SGA strikes down transit fee resolution despite student approval
The Student Government Association struck down the resolution for a transit fee, proposed late January, by majority vote in the second to last meeting Wednesday evening.
The transit resolution proposed a $25 additional charge to student fees for the academic year to fund transportation services that would be available to UH students.
The profit generated by UH Parking and Transportation from the extra fee would help fund projects such as Cougar Ride and Cougar Line shuttles, upgrading bicycle parking and bus shelters, exterior lighting and electric vehicle charging stations.
The resolution was drafted in response to try and stop the rise in permit prices across campus, which would have been put on hold for two years if the extra fee would have been implemented.
“A lot of people wanted increased quality for parking and transportation, other people thought it would increase (the quality of) campus life, reducing the parking permit (prices), or at least freezing them, and hopefully having that reduction or at least leveling out over the years, and getting the resources needed for that department,” said SGA vice president and resolution co-author Maryam Alghafir.
Despite the transit resolution having 60 percent approval amongst student participants in a survey presented by Alghafir, it failed to pass the senate vote.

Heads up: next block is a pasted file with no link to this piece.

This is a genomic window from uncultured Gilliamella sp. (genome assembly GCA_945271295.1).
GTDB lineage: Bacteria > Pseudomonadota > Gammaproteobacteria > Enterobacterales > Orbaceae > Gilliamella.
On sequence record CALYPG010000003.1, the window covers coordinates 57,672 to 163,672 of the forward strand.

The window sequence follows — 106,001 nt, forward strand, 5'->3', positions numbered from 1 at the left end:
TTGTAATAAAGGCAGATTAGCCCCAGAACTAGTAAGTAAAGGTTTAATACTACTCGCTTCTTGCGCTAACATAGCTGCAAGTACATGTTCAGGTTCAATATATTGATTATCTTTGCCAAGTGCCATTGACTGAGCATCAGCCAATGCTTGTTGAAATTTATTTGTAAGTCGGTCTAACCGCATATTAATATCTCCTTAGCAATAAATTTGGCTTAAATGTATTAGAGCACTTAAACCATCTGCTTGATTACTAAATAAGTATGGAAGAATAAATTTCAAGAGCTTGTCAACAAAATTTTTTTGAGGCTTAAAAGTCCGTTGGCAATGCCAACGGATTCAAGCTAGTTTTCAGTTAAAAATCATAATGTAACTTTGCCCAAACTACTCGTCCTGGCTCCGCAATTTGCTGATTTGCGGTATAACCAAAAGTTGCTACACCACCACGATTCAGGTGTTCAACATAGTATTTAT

In the meeting SGA President Arsalan Darbin gave general updates as his administration is approaching its last meeting of the semester.
Darbin announced his chief of staff Brett Bonnete resigned as of yesterday. Bonnete declined to comment.
Following the 2022 SGA elections, the senate also passed revisions to the election code addressing monetary compensation of election commissioners, candidacy eligibility, campaigning regulations and other processes.
Two other resolutions were brought to the senate floor for the first read-through, including a resolution supporting UH’s anti-discrimination policy.
Alghafir co-authored this resolution and said it was drafted in response to a lawsuit brought against the University regarding the policy limiting freedom of speech.
“I do want to clarify that this discrimination policy doesn’t attack First Amendment rights,” Alghafir said. “What it does protect (is) individuals against repetitive behavior that is threatening, that puts someone at harm, that doesn’t allow them to be the best student that they can be at the University of Houston.”
The last resolution brought to the floor was written to urge the University to divest from companies involved in the production of weapons, with a total of 13 student associations listed as sponsors on the resolution.
“As tuition-paying students at the University, we no longer remain complicit while the University bonds our homelands, police our communities and profits from this more so in our name,” said middle eastern studies and political science junior Alex Kerry. “We have a say in where our money goes and we reject the funding of militarism, apartheid and endless war, which is why as a collective of 13 student organizations and growing we are proud to introduce the resolution to urge the University to divest from militarism.”